A Workflow

January 18th, 20113:28 pm @

A Workflow

Ok, folks: now that we have some semblance of order in our six primary clusters, our next step might be establishing a clear and tangible “workflow” within and across those clusters. During class on Wednesday (the 19th) we’ll begin articulating that workflow. For now, let’s synopsize who is doing what. (Note: since this entry is public, your names are not included.)

Asset Collection and Media Production

This group will select one-minute snippets (and no longer!) of the audio recordings currently in the Crocodile Cafe Collection. Ideally, these snippets will be included in the exhibit and will encourage audiences to visit the physical collection currently archived on the UW’s Seattle campus (in Odegaard Library). Since we are only including audio recordings by bands who have agreed to participate in the exhibit, you are welcome to keep your listening refined to live shows performed at the Croc by those bands. (See me for an updated list of the bands. There are approximately twenty involved.)

The group will also be responsible for editing all media in the exhibit, including any audio, video, and images. While the UW Libraries will be editing all assets in the Crocodile Cafe Collection for us, other media will inevitably be involved. That said, this group will need to not only communicate with library staff (by email and possibly in person), but also work with other clusters (especially the “Communicating with Community Partners” cluster) during the editing process. For editing while in the lab, software such as Pro Tools, Final Cut, Photoshop, and Audacity will be useful. I’m happy to walk you through any of them, if they are new or overwhelming. We could also conduct a media production workshop or two.

Questions for this cluster to consider:

When selecting assets for the exhibit, how do you keep your decisions consistent (and fair) across all of the live recordings? What is your criteria for selection? Why?

How will you clearly convey your selection process to the other clusters? What questions and quibbles might they have?

Since you are working with live recordings, how might sounds other than the band’s music be relevant? How might audience commentary or between-the-songs banter add important historical and cultural contexts?

How are editing and production also acts of interpretation?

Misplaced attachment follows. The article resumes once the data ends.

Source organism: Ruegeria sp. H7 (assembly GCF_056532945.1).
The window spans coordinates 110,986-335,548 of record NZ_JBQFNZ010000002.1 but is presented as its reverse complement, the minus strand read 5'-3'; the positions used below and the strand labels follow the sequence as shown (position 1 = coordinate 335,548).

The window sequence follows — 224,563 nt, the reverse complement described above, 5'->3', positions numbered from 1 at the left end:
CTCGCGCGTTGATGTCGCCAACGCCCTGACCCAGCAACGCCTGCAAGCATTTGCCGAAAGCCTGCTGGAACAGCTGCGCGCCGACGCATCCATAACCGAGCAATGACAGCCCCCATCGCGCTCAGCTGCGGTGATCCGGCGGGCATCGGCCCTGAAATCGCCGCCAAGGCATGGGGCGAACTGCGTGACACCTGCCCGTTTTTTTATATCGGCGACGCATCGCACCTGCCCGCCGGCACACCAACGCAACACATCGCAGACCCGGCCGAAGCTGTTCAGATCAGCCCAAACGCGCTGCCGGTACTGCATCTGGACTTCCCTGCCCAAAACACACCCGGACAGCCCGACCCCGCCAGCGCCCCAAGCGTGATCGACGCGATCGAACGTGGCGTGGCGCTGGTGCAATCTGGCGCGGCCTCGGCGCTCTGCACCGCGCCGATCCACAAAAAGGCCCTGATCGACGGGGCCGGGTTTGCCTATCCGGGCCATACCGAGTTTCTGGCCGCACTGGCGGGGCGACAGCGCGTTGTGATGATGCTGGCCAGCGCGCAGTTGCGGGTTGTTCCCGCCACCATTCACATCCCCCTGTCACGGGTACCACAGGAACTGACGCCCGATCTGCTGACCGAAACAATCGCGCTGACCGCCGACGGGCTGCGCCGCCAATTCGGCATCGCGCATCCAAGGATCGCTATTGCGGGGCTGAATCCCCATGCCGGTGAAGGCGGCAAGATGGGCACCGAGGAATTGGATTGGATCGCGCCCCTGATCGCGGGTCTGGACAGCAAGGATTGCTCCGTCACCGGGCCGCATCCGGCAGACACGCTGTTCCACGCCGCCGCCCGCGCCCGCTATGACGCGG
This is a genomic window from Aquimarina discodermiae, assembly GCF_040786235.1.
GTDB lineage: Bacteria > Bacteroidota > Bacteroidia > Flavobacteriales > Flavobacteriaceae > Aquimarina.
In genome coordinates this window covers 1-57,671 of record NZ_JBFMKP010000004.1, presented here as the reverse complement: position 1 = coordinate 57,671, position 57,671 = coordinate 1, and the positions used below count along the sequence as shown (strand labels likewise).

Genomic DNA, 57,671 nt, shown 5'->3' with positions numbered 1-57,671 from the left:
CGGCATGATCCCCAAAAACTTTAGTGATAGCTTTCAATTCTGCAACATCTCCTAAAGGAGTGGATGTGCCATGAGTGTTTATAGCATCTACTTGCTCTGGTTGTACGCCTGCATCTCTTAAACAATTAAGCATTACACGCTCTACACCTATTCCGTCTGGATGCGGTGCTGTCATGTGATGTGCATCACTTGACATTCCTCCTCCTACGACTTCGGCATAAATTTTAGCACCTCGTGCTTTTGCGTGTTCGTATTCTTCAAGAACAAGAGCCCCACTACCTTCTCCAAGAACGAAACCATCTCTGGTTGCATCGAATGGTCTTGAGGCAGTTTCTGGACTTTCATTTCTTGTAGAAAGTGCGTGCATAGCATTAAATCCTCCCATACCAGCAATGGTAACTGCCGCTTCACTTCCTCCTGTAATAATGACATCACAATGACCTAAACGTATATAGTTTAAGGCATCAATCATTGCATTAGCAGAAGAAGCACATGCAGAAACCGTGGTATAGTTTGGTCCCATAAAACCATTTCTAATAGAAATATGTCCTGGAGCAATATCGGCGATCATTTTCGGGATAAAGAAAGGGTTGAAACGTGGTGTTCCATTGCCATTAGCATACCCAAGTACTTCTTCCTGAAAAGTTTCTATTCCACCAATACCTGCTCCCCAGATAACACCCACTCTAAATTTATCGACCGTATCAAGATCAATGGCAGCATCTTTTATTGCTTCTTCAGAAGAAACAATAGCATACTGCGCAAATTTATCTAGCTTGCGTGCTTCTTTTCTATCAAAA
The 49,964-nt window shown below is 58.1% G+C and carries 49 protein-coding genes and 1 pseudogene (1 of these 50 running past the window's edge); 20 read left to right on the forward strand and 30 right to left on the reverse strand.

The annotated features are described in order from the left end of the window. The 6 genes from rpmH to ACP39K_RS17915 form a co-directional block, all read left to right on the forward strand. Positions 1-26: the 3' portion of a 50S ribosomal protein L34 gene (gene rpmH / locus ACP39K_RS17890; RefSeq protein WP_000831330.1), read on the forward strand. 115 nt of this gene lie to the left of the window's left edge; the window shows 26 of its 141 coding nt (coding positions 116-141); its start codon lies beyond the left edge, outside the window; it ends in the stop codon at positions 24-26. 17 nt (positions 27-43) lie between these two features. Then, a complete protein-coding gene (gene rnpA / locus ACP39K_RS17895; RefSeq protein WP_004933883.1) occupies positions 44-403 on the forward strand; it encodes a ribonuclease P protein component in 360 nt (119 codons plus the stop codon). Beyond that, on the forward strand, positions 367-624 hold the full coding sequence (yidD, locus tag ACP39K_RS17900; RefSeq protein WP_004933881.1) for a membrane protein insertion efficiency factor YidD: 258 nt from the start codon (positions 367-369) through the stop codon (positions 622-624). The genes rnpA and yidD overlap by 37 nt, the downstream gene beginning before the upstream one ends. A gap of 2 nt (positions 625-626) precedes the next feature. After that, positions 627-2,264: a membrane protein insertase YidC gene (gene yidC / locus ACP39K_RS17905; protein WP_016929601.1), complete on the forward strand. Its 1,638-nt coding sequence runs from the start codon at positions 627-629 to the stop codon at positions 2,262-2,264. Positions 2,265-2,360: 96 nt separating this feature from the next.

Metadata Management and Interpretation

This group will determine what Dublin Core metadata fields will be required for every item in the exhibit, not to mention how that metadata will be presented to audiences. They will also add and manage all of the exhibit’s metadata. Reviewing the Dublin Core standard and understanding its implications will be crucial.

The group will also be responsible for interpreting every item in the exhibit. Here, “interpretation” will need to be defined, or at least a methodology will need to be articulated and sustained across every item. Part of this process will be bridging assets from the “Asset Collection and Media Production” cluster with material gathered by the “Communicating with Community Partners” cluster.

Questions for this cluster to consider:

In the context of an online exhibit, what is “interpretation”? What is the role of the curator in that interpretation?

Given the abundance of information on the web, what might our exhibit tell audiences that they do not already know?

How does something like metadata shape how we find, organize, and interpret information?

How is sorting things out a political act, perhaps quite relevant to questions the “History, Credibility, and Representation” cluster might be asking?

Exhibit Theme, Code, and Interface

This group will select the exhibit’s Omeka theme and modify it according to the investments of the class, the community partners, and the exhibit’s target audience. The group will also need to solicit other clusters to test their design and document bugs in the exhibit.

As they develop their theme, the group might also consider communicating with the creators of Omeka (at George Mason University’s Center for History and New Media), contributing to Omeka forums, and documenting their work in such a way that—in the future—other Omeka users will find informative. Perhaps a new theme entirely? A new Omeka plugin? Your choice.

Questions for this cluster to consider:

How do you translate your work to the balance of the class, especially when that work is often rife with leet and the like? And how do you translate design requests from people who may not understand code or markup?